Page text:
On This Day (March 13)…Final Works

Emerson, Lake & Palmer performed on this day in 1978 at the Providence Civic Center in Providence, Rhode Island.

Poster for the show. Retrieved from here.

This concert was the last concert of the second leg of ELP’s Works Tour. In fact, it proved to be the final concert of the decade for the trio. In between the time that ELP first took the stage at Plymouth Guildhall and this final concert, the band had performed a grand total of six massive tours, visiting three continents and delighting hundreds of thousands of people. This final tour, the Works Tour, had featured their most ambitious idea on tour yet when they brought an orchestra with them to North America. Unfortunately, this caused serious budgetary issues, and the group was forced to finish the tour as a three-piece. From reactions I’ve heard during my time covering this, the return to a three-piece was taken well.

Ticket for the show. Retrieved from here.

After this tour, the band took a long holiday in the Bahamas, during which time they made their last album of the decade, Love Beach. They quietly disbanded later in the year.

There is no known recording of this concert.

Aftermath

For now, the curtain closed on ELP the trio. However, all three had plenty going on after this! Carl Palmer attempted to front his own band soon after this. After Carl Palmer’s PM folded, he joined forces with several other prog rock refugees, including UK’s John Wetton and Yes’ Steve Howe and Geoff Downes, to form Asia. Greg Lake temporarily stepped in to join them, providing the first partial reunion for ELP.

Lake, meanwhile, immediately made the jump to an attempted solo career, collaborating with an entirely new set of musicians. Most famously, this included Gary Moore, a guitar legend in his own right. As stated above, he also got a chance to play in Asia. He provided the second link in the partial ELP reunion change in 1986 when he and Keith Emerson teamed up with legendary drummer Cozy Powell for one album and a North America tour.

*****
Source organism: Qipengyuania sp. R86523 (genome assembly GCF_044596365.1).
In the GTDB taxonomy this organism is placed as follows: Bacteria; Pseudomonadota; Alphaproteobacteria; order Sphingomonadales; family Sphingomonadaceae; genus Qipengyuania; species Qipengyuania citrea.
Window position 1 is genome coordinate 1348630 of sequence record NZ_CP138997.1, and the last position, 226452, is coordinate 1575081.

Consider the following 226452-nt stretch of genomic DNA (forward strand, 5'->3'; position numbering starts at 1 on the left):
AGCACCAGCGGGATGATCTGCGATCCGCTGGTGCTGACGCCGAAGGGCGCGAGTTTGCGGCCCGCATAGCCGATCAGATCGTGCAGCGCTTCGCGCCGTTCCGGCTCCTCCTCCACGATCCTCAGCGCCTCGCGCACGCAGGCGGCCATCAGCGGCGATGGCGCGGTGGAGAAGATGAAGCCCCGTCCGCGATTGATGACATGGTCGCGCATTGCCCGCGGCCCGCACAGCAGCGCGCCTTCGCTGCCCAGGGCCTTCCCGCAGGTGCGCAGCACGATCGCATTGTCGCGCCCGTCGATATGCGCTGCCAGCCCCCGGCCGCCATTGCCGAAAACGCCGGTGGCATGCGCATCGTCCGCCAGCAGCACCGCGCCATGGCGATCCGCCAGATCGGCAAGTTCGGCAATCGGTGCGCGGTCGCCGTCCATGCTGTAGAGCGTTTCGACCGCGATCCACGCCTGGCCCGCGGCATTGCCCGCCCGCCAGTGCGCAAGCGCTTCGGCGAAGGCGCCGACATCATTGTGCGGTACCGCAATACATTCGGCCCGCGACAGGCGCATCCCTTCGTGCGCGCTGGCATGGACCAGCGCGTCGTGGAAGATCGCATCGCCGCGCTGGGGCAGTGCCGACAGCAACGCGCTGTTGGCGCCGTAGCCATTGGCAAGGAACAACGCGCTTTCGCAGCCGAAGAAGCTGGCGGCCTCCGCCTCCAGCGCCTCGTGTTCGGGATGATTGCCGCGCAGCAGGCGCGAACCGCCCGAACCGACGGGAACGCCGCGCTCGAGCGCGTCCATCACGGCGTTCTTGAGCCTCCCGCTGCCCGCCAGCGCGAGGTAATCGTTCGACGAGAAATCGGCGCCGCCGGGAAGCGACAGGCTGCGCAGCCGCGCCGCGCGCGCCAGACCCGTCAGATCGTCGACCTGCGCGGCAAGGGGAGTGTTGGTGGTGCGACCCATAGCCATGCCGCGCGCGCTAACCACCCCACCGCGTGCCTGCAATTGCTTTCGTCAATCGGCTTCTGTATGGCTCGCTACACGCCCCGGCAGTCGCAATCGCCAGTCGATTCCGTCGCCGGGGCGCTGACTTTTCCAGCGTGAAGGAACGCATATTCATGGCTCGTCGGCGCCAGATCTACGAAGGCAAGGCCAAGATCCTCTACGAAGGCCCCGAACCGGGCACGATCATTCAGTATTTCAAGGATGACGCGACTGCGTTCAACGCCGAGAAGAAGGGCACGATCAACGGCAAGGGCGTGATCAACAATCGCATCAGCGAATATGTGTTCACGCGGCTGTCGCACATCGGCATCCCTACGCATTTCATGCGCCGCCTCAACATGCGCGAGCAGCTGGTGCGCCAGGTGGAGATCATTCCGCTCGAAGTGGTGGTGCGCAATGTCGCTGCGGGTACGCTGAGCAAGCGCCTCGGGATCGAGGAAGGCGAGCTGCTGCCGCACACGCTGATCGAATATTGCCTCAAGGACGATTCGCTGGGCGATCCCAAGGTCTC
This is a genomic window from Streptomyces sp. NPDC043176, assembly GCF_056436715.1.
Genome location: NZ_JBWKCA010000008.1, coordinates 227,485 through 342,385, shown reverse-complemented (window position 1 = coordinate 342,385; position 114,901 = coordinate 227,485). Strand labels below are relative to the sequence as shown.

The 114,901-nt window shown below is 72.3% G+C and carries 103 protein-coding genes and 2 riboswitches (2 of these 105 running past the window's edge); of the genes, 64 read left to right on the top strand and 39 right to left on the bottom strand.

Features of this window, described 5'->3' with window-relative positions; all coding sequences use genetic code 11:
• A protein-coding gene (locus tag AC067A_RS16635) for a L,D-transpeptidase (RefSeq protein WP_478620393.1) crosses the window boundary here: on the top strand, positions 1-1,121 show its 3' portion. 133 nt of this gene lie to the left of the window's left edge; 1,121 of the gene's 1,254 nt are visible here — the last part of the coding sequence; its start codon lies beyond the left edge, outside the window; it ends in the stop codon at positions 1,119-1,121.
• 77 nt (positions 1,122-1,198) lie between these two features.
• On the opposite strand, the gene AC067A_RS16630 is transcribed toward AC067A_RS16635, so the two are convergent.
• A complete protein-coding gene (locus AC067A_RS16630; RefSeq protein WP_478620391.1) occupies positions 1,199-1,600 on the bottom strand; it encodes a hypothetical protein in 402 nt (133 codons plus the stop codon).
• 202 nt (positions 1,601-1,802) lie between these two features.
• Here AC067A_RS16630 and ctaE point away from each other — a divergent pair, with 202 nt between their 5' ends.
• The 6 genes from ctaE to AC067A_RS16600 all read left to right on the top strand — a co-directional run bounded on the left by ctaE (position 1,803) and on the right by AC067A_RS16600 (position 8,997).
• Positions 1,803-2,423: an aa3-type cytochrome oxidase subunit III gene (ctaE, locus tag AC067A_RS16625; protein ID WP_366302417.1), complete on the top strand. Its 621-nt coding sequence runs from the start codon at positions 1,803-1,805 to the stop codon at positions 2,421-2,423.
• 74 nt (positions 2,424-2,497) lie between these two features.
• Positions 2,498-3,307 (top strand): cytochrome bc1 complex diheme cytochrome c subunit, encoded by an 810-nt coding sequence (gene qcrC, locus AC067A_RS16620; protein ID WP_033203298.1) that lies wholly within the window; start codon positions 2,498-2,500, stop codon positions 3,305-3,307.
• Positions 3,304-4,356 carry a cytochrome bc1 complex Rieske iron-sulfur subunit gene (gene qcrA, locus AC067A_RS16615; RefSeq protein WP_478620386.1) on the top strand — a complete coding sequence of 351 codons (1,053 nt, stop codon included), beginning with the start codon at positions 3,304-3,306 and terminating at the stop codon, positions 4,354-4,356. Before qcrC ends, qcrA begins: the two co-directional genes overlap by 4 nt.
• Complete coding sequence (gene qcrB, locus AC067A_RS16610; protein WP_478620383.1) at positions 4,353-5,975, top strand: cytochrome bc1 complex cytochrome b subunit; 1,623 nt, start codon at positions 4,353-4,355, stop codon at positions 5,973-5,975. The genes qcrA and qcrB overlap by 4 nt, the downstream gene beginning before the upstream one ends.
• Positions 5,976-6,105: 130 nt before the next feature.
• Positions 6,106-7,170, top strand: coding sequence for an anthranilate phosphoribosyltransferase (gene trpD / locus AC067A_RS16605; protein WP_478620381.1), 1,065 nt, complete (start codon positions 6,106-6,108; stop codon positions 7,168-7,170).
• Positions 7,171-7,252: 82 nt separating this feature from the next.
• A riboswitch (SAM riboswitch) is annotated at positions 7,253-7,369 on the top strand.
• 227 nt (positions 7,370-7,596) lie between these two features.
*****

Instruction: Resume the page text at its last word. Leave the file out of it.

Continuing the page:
Keith Emerson would spend the early eighties largely working on film scores and a couple of solo albums. One of the most notable of these scores was for Dario Argento’s Inferno, an Italian horror film which was a loose thematic sequel to Suspiria. This earlier film, incidentally, had had a soundtrack by the prog rock band Goblin, who claimed ELP as one of their influences. As far as I can tell, the first time Emerson returned to the stage was with Emerson, Lake & Powell eight years later. He and Carl Palmer United two years after for another US tour with Robert Berry, forming the trio appropriately named Three.

ELP themselves would finally reunite as a trio in 1992, when they released an album and went on a world tour, once again taking the world by storm with their strong work ethic.

The venue at which the band performed, the Providence Civic Center, had already seen them eight months prior earlier in the Works Tour when they had just begun performing again as a three-piece. I talk about the Civic Center here.

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  • Edit on 2020-07-14: Added venue link.
  • Edit on 2020-09-15: Optimized for new site.

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